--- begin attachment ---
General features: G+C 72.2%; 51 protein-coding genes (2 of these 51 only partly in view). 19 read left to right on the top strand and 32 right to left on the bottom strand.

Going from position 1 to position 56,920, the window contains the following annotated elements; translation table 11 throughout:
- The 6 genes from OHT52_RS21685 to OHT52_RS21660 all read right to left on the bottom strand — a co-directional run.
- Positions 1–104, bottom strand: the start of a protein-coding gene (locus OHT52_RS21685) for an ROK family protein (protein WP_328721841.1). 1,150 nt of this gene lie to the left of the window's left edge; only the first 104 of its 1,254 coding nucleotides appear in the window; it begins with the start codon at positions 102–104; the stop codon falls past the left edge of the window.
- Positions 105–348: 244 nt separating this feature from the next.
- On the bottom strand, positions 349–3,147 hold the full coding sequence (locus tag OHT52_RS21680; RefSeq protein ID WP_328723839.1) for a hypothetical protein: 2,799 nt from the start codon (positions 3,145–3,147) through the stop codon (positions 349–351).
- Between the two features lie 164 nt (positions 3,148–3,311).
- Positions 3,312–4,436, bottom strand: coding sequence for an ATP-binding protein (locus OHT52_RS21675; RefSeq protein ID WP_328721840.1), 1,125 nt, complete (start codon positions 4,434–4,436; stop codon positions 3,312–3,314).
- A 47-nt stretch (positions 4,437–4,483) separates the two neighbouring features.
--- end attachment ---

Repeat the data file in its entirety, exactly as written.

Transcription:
General features: G+C 72.2%; 51 protein-coding genes (2 of these 51 only partly in view). 19 read left to right on the top strand and 32 right to left on the bottom strand.

Going from position 1 to position 56,920, the window contains the following annotated elements; translation table 11 throughout:
- The 6 genes from OHT52_RS21685 to OHT52_RS21660 all read right to left on the bottom strand — a co-directional run.
- Positions 1–104, bottom strand: the start of a protein-coding gene (locus OHT52_RS21685) for an ROK family protein (protein WP_328721841.1). 1,150 nt of this gene lie to the left of the window's left edge; only the first 104 of its 1,254 coding nucleotides appear in the window; it begins with the start codon at positions 102–104; the stop codon falls past the left edge of the window.
- Positions 105–348: 244 nt separating this feature from the next.
- On the bottom strand, positions 349–3,147 hold the full coding sequence (locus tag OHT52_RS21680; RefSeq protein ID WP_328723839.1) for a hypothetical protein: 2,799 nt from the start codon (positions 3,145–3,147) through the stop codon (positions 349–351).
- Between the two features lie 164 nt (positions 3,148–3,311).
- Positions 3,312–4,436, bottom strand: coding sequence for an ATP-binding protein (locus OHT52_RS21675; RefSeq protein ID WP_328721840.1), 1,125 nt, complete (start codon positions 4,434–4,436; stop codon positions 3,312–3,314).
- A 47-nt stretch (positions 4,437–4,483) separates the two neighbouring features.